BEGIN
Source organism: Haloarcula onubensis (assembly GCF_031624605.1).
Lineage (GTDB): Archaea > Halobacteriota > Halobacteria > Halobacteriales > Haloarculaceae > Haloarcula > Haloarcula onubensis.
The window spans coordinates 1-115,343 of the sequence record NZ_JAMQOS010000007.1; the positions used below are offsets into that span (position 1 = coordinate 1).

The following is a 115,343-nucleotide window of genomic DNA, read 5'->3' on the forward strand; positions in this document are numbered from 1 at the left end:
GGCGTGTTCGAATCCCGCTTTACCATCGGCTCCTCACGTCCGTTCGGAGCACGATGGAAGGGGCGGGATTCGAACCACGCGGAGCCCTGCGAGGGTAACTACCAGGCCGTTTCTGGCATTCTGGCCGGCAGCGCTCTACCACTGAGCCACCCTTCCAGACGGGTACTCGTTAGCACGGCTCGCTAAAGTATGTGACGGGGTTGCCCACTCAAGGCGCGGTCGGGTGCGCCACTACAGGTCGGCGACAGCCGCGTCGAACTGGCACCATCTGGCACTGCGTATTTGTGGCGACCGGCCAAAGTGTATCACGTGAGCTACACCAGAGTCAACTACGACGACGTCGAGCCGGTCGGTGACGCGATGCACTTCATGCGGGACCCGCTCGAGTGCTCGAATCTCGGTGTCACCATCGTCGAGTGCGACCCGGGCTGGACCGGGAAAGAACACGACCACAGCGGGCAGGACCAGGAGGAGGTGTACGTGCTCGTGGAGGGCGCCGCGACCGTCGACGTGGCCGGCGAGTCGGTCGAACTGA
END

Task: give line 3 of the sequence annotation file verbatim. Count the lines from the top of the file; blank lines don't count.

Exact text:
The window spans coordinates 1-115,343 of the sequence record NZ_JAMQOS010000007.1; the positions used below are offsets into that span (position 1 = coordinate 1).